We find that this is an attempt to get over the binding Circulars and in any case we shall not allow the Revenue to get over them in this manner. The Circulars continue to bind the Revenue and if they contain any conditions, whether such conditions are attracted or not would have to be proved and established by the Revenue. Once there is no such record before us, we do not countenance the oral request of Mr. Pinto. Consequently, we do not see any reason to entertain this appeal. It is dismissed
The legal position in respect of an accommodation entry provider seeking the benefit of ‘peak credit’ appears to have been totally overlooked by the ITAT in the present case. Indeed, if the Assessee as a self-confessed accommodation entry provider wanted to avail the benefit of the ‘peak credit’, he had to make a clean breast of all the facts within his knowledge concerning the credit entries in the accounts. He has to explain with sufficient detail the source of all the deposits in his accounts as well as the corresponding destination of all payments from the accounts. The Assessee should be able to show that money has been transferred through banking channels from the bank account of creditors to the bank account of the Assessee, the identity of the creditors and that the money paid from the accounts of the Assessee has returned to the bank accounts of the creditors. The Assessee has to discharge the primary onus of disclosure in this regard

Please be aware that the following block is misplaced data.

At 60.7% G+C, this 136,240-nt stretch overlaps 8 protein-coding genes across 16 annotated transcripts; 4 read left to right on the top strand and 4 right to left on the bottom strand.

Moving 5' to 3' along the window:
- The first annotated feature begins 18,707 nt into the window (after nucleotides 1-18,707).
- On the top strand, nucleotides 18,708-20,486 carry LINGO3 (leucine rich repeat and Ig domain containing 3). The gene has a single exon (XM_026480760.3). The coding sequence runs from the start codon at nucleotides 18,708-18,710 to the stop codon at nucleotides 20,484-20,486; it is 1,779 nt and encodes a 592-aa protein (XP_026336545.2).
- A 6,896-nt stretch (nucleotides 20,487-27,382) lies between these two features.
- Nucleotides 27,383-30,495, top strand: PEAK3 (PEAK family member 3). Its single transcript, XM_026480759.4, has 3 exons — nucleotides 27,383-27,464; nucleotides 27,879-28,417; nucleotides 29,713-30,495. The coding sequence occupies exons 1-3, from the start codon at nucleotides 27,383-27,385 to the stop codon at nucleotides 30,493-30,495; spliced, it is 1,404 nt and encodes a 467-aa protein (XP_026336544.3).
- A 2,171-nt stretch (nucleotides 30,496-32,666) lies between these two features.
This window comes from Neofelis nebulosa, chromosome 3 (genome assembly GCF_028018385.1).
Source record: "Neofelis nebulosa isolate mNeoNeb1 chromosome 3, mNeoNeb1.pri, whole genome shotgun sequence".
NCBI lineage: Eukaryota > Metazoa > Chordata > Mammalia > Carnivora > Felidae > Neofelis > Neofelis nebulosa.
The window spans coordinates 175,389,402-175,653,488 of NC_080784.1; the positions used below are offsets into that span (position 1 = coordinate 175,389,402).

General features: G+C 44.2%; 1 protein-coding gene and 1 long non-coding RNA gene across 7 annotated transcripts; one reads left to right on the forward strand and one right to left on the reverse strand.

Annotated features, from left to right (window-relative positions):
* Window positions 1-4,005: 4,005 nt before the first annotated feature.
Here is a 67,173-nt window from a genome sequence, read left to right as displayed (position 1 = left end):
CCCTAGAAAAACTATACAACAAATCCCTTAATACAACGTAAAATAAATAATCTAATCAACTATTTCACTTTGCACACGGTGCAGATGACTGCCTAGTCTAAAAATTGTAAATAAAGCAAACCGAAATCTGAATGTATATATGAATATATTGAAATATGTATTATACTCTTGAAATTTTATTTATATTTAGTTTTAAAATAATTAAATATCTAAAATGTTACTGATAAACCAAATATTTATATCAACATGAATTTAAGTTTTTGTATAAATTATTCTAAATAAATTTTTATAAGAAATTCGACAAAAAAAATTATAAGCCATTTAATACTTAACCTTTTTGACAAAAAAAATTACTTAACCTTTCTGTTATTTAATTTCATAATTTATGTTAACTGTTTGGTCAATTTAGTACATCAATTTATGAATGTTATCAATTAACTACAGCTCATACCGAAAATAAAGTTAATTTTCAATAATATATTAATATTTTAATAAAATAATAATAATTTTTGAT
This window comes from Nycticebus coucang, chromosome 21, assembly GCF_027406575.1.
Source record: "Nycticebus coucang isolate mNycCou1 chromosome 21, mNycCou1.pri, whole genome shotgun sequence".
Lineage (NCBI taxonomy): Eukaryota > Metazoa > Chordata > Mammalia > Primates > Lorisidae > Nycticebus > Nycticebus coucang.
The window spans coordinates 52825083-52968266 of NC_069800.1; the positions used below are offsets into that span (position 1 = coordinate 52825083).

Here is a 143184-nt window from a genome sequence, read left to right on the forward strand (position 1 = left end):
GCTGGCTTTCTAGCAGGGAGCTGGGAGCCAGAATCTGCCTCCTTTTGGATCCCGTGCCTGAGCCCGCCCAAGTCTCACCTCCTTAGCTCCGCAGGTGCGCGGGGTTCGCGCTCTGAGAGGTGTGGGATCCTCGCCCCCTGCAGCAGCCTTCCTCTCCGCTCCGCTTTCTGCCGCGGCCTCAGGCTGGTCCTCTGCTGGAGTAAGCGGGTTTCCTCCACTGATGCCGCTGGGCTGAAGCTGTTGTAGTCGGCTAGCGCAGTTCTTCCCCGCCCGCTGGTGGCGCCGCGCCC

Thus, if the assessee claims the expenditure in that year, the Department cannot deny it. However, in a case where the assessee himself wants to spread the expenditure over a period of ensuing years, it can be allowed only if the principle of the “matching concept” is satisfied, which up to now has been restricted only to cases of debentures. Whether the ‘matching concept’ would also apply to “income” is wholly a different matter and which would be considered in an appropriate case, as and when it so arises, provided the factual foundation is laid for the same.